It’s December already! We’re kicking off our review of 2020 with a look at the year’s best interviews with Australian designers and architects.
A chance virtual encounter with Koichi Takada in the middle of Melbourne’s second lockdown turned into an incredibly fascinating conversation about the death of architecture and the legacy of Dutch architect Rem Koolhaas.
And before you jump to conclusions. The Sydney-based Japanese architect doesn’t have a flair for the dramatic, so he isn’t ringing the death knell for the industry lightly.
A sketchy internet connection couldn’t stop Patrick Ness from emoting the truly infectious excitement he has for his recent project – Osteria Tedesca in Victoria’s Red Hill.
So much thought, so much heart and so much emotion went into this restaurant, convincing me that the biggest, most established firms in the country can do bespoke projects… and beautifully none the less.
A conversation with Christopher Boots is never a dull occasion, even when it’s had over the phone.
The Melbourne-based lighting designer weaves magic with every word, whether its talking about how he chanced into the industry to sharing the trials and tribulations that went into transforming a piece of street trash into a one-off Salone-del-Mobile-worthy work of art.
It’s difficult not to feel inferior in front of the likes of Chris Wilkinson, but the veteran architect couldn’t have been kinder or more generous, even talking a moment, in between explaining the plans for the new Crown hotel in Sydney, to chide me on my less-than-impressive Instagram prowess.
Since I had a hand in choosing the jury for IDEA 2020, I admit with complete candour that I’m incredibly biased when I say they’re our best yet. In this interview, they share their tips for anyone looking to enter our interior design and architecture awards.
On that note, we’ll be announcing the winners of IDEA 2020 in person, in Melbourne, at our Gala party on 19 February 2021. Tickets on sale this week!
Probably our most polarising interview of 2020. NSW Young Australian of the Year 2020 finalist and urban designer HY William Chan doesn’t hold back. And why should he? The Forbes 30 Under 30 alum is setting the industry ablaze in all the right ways.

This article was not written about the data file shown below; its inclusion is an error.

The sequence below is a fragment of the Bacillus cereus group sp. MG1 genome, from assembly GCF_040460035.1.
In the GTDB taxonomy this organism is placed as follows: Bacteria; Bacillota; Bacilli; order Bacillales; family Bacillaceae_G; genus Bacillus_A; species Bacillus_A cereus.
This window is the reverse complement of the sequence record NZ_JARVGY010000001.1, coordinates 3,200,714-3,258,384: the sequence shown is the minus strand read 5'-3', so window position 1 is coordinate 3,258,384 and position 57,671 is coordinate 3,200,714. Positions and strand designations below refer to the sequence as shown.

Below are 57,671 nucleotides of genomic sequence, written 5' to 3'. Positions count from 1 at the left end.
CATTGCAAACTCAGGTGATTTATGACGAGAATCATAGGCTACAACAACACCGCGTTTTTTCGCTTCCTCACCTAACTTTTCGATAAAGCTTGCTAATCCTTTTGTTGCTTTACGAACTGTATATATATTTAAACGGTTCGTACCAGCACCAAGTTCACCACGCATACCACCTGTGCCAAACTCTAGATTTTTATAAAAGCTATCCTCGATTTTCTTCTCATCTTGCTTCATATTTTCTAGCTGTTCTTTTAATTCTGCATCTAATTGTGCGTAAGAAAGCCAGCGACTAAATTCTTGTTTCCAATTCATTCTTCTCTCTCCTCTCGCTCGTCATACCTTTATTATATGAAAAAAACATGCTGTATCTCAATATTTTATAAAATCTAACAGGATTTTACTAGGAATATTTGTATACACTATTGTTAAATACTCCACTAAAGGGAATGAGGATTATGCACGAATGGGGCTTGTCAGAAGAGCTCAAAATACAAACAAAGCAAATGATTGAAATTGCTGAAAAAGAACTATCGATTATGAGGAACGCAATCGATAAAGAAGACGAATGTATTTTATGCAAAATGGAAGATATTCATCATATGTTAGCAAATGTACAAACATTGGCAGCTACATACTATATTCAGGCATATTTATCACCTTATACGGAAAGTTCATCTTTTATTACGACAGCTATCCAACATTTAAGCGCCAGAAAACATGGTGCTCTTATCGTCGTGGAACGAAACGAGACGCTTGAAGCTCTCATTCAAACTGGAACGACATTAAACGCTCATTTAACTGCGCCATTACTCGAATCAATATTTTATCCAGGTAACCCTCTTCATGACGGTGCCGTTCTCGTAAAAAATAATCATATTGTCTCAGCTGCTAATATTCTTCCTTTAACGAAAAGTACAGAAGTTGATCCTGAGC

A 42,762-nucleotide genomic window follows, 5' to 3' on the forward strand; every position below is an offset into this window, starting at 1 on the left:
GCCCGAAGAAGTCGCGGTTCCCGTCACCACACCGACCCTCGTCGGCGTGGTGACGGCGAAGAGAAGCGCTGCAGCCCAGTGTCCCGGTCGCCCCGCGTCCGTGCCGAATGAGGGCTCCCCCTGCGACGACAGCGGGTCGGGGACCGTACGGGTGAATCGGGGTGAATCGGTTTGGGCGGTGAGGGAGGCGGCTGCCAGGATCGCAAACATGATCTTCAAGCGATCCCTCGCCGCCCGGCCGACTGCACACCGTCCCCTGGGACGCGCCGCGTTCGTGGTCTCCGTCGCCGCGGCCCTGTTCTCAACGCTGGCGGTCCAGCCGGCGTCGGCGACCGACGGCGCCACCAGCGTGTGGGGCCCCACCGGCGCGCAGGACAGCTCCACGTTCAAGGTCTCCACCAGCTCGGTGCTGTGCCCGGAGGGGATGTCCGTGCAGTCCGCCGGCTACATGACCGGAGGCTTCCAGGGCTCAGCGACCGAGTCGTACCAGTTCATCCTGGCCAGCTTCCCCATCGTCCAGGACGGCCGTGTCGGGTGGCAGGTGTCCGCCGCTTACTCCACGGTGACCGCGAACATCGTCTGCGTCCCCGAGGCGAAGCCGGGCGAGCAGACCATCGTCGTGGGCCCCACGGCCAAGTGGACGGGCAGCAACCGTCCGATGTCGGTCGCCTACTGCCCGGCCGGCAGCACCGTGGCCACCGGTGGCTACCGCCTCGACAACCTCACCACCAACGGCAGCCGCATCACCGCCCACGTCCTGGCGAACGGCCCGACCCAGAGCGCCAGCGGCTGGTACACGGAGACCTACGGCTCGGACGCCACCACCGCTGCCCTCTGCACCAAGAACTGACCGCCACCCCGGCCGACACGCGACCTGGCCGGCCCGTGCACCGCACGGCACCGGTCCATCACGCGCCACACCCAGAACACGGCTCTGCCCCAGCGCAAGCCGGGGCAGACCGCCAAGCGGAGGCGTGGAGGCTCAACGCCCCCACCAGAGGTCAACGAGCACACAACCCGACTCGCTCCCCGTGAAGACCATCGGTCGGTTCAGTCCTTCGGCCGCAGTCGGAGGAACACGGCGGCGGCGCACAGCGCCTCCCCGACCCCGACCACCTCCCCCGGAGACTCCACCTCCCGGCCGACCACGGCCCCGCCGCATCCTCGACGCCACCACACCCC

Kate Challis is a delight. Here she shares, in her characteristic honesty, her fears as an interior designer and an employer at the very height of the COVID-19 pandemic.
She really wasn’t sugar coating things, but her message was moving and inspiring all the same.
It’s not often that you get the chance to sit down and sift through some of the country’s up-and-coming designers’ memories and the childhood stories that shaped their careers today.
The Perth-born interior designer and past IDEA judge spoke to me just six days after taking over the new role, in the middle of Melbourne’s second lockdown.
He hadn’t met any of his colleagues just yet, but his excitement and hopefulness was impossible to resist – as was his collection of sneakers, which is legendary!
I love featuring emerging designers, and while I didn’t get the chance to chat with Pattern Studio personally, their stories of globetrotting, surf-shop designing and unplugging Christmas trees in airports to charge their laptops were such an enjoyable read.
Yasmine is known for her boundary pushing and bespoke style.
She struck out on her own in February, approaching the move with all the exuberance, daring and dedication that defines her. It was a pleasure to be caught in her creative whirlwind… if only for the time it took to have this chat.
The feminist collective RebelArchitette released the Women Architects World Map as a first step towards detoxing architecture from inequalities in June.
Based in Italy, these women are brutal in their honesty about the gender shortcomings of the A&D industry, and I couldn’t welcome it more.
Speaking of movers and shakers, Edition Office had one hell of year. From heading the NGV Architectural Commission to picking up award after award, the Fitzroy-based boys are doing architecture the way it should be done – with careful consideration, forethought and a profound respect for our Indigenous heritage.
Not technically a designer, but a self-described design nerd.
I chatted to Tim a bunch of times in 2020, but this interview stands out for its frankness. He’s a comedian, but his work and his thoughts on preserving Australia’s architectural heritage and protecting its environment are anything but flippant.
If you’re not a member of the Victorian chapter of the Architecture Lobby, you should be. The only international chapter of this global phenomenon and not-for-profit organisation is shedding light on the conditions for young architects in this country, and it’s not always pretty.
It’s the Aussie dream to have the big house with all the amenities, a garden and a pool, but in our current property market, for many of us, it’ll never be anything more than that – a dream.
The man behind Six Degrees and Nightingale 2.0 might be repeating what we already know about housing affordability in this country, but that doesn’t make it any less pertinent, especially in this post-pandemic normal.
The bad boy of Sydney interior design is a bit of a legend in my books.
It’s not often that you get away from the polished and perfect persona that is the Australian interior designer, but Matt is unapologetically blunt, while his stance on environmentally-conscious design is as badass as he is.